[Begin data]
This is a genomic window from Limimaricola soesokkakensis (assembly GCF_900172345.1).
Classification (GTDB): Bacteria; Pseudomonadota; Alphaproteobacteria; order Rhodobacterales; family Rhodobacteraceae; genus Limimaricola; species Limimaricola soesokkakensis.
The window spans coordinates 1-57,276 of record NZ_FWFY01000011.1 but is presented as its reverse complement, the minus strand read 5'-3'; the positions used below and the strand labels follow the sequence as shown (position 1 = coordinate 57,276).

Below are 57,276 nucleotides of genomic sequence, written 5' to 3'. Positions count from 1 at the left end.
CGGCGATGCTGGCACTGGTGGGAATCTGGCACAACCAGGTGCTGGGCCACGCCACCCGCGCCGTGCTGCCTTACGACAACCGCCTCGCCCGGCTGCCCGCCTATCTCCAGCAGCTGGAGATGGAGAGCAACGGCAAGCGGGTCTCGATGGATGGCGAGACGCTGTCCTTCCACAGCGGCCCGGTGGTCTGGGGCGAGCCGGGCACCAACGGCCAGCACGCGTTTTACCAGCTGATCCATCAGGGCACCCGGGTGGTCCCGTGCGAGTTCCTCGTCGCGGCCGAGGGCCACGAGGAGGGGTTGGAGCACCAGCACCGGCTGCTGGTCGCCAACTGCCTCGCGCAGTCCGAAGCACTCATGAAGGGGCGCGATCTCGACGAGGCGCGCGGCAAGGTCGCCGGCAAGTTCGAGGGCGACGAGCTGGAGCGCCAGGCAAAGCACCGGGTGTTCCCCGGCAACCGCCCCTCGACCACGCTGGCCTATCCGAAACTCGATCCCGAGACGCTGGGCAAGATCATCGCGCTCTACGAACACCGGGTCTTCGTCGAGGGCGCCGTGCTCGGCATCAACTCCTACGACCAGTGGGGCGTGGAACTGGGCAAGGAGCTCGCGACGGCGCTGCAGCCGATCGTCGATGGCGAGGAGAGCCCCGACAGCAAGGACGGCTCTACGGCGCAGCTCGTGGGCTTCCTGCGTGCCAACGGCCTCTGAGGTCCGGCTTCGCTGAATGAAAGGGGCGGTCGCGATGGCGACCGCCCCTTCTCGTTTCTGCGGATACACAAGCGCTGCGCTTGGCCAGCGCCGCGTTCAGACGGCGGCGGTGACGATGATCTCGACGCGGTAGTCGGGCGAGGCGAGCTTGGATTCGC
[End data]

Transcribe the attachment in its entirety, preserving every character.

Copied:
This is a genomic window from Limimaricola soesokkakensis (assembly GCF_900172345.1).
Classification (GTDB): Bacteria; Pseudomonadota; Alphaproteobacteria; order Rhodobacterales; family Rhodobacteraceae; genus Limimaricola; species Limimaricola soesokkakensis.
The window spans coordinates 1-57,276 of record NZ_FWFY01000011.1 but is presented as its reverse complement, the minus strand read 5'-3'; the positions used below and the strand labels follow the sequence as shown (position 1 = coordinate 57,276).

Below are 57,276 nucleotides of genomic sequence, written 5' to 3'. Positions count from 1 at the left end.
CGGCGATGCTGGCACTGGTGGGAATCTGGCACAACCAGGTGCTGGGCCACGCCACCCGCGCCGTGCTGCCTTACGACAACCGCCTCGCCCGGCTGCCCGCCTATCTCCAGCAGCTGGAGATGGAGAGCAACGGCAAGCGGGTCTCGATGGATGGCGAGACGCTGTCCTTCCACAGCGGCCCGGTGGTCTGGGGCGAGCCGGGCACCAACGGCCAGCACGCGTTTTACCAGCTGATCCATCAGGGCACCCGGGTGGTCCCGTGCGAGTTCCTCGTCGCGGCCGAGGGCCACGAGGAGGGGTTGGAGCACCAGCACCGGCTGCTGGTCGCCAACTGCCTCGCGCAGTCCGAAGCACTCATGAAGGGGCGCGATCTCGACGAGGCGCGCGGCAAGGTCGCCGGCAAGTTCGAGGGCGACGAGCTGGAGCGCCAGGCAAAGCACCGGGTGTTCCCCGGCAACCGCCCCTCGACCACGCTGGCCTATCCGAAACTCGATCCCGAGACGCTGGGCAAGATCATCGCGCTCTACGAACACCGGGTCTTCGTCGAGGGCGCCGTGCTCGGCATCAACTCCTACGACCAGTGGGGCGTGGAACTGGGCAAGGAGCTCGCGACGGCGCTGCAGCCGATCGTCGATGGCGAGGAGAGCCCCGACAGCAAGGACGGCTCTACGGCGCAGCTCGTGGGCTTCCTGCGTGCCAACGGCCTCTGAGGTCCGGCTTCGCTGAATGAAAGGGGCGGTCGCGATGGCGACCGCCCCTTCTCGTTTCTGCGGATACACAAGCGCTGCGCTTGGCCAGCGCCGCGTTCAGACGGCGGCGGTGACGATGATCTCGACGCGGTAGTCGGGCGAGGCGAGCTTGGATTCGC